4. Select an array of elements from $G_1$ from AttributeNames. Next, calculate HAttrs[i] = random(G1) for each attribute in AttributeNames

5. Select two random elements HRand And HSk from $G_1$ 6. The issuer's public key is set to ipk = (w, _g1, _g2, π, HAttrs, AttributeNames, HRand, HSk), and the private key is set to isk = x 7. Return isk and ipk

The following are the reference data structures for the issuer's key pair:

type IssuerSecretKey struct {    x BigNum}
type IssuerPublicKey struct {    AttributeNames []string    HAttrs         []G1Point // one G1-element for one attribute    HRand          G1Point   // a random G1 point     HSk            G1Point   // a random G1 point to encode user's secret key ​    w              G2Point   // element from G2      _g1            G1Point   // point of G1    _g2            G1Point   // point of G1​    //PoK{x: w = g2^x && _g2 = _g1^x}    C              BigNum    // challenge    S              BigNum    // response}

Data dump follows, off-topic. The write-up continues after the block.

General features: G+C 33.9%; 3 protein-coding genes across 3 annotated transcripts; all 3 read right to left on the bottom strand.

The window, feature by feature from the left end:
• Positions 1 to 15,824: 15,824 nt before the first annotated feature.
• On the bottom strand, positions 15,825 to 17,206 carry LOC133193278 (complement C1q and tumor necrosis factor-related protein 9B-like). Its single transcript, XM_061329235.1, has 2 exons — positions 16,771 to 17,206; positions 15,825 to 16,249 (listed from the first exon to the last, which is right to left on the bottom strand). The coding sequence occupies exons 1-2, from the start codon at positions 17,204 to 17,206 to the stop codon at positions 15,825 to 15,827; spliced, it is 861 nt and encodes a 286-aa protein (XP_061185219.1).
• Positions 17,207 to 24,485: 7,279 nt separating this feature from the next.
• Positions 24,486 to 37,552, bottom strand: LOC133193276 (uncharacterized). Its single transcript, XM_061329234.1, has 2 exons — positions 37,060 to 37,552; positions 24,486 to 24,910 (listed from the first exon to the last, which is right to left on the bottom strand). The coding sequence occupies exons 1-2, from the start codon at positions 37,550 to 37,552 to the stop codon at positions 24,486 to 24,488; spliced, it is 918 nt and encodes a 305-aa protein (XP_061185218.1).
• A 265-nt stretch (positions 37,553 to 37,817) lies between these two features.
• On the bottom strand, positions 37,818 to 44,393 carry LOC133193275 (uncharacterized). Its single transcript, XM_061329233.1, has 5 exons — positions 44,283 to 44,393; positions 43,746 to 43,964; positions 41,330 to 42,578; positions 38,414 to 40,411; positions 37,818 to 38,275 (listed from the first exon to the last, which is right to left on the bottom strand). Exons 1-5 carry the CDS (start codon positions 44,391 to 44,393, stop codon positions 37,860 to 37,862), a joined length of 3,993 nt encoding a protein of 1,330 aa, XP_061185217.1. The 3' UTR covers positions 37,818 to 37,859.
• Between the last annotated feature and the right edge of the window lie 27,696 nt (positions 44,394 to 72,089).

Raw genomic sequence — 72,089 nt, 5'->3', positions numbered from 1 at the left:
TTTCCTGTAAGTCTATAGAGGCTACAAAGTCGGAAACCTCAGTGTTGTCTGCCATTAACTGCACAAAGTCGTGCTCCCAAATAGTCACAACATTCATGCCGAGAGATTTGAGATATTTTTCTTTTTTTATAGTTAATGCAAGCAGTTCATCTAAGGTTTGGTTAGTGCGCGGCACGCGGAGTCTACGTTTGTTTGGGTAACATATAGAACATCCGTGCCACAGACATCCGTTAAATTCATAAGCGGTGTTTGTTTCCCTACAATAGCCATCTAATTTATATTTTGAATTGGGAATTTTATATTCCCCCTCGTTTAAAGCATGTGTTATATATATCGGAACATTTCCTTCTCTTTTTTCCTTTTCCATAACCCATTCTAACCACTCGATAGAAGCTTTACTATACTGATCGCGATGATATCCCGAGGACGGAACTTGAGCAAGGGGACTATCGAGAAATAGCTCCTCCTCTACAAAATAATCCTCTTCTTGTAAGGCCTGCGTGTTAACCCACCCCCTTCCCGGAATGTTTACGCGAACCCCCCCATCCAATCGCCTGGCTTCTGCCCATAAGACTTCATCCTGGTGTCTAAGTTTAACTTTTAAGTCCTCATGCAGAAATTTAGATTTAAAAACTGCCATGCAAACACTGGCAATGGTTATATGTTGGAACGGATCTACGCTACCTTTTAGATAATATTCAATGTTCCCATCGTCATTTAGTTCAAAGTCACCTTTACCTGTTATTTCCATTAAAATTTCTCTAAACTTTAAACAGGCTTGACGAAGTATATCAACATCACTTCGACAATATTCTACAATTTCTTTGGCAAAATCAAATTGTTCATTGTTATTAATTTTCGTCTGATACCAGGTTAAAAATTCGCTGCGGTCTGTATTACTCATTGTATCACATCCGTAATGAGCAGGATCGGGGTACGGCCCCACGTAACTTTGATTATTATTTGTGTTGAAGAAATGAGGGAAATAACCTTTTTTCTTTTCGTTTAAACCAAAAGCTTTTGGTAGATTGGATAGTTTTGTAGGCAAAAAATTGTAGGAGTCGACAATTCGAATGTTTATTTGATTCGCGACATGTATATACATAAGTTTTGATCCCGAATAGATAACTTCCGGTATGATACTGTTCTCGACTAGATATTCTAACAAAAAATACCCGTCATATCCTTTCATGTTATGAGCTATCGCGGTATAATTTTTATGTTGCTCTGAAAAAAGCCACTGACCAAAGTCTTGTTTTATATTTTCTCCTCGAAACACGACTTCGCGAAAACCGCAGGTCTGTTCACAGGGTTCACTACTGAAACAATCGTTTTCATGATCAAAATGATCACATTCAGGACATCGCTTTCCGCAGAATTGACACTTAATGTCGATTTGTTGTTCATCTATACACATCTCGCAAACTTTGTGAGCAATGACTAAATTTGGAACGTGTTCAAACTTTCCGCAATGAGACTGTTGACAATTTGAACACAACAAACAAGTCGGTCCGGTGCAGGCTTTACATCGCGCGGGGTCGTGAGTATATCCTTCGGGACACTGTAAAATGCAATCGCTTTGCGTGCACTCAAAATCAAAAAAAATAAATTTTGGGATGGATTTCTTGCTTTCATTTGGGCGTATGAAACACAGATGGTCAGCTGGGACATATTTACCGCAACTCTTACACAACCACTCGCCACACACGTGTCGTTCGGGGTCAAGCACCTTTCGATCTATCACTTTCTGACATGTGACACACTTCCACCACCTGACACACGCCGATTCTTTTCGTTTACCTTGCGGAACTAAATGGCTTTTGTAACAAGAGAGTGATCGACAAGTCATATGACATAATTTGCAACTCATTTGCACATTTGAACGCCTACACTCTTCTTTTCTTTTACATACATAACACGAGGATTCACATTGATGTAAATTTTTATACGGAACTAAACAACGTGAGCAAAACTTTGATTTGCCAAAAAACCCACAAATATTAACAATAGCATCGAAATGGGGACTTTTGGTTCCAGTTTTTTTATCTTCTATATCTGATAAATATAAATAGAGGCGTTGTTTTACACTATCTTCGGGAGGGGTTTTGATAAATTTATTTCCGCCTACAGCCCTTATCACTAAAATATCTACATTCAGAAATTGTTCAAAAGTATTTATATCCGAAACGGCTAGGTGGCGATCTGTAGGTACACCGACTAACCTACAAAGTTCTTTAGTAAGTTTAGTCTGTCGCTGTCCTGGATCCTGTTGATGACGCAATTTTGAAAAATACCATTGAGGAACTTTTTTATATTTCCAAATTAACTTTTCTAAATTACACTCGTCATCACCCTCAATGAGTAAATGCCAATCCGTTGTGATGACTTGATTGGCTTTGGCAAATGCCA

# Issuance Protocol

Issuance protocol is an interactive protocol that consists of the following steps:

1. The issuer sends a random nonce to the user

2. The user creates a credential request using the public key, the secret, and the nonce. This request consists of a commitment to the user secret (can be seen as a public key), and a zero-knowledge proof of the knowledge of the user secret key. The user sends this credential request to the issuer

3. The issuer verifies the credential request by verifying the zero-knowledge proof If the request is valid, the issuer issues a credential to the user by signing the commitment to the secret key along with the attribute values and then sends the credential back to the user

4. The user verifies the issuer's signature and stores the credential that consists of the signature value, a randomness used to create the signature, the user secret, and the attribute values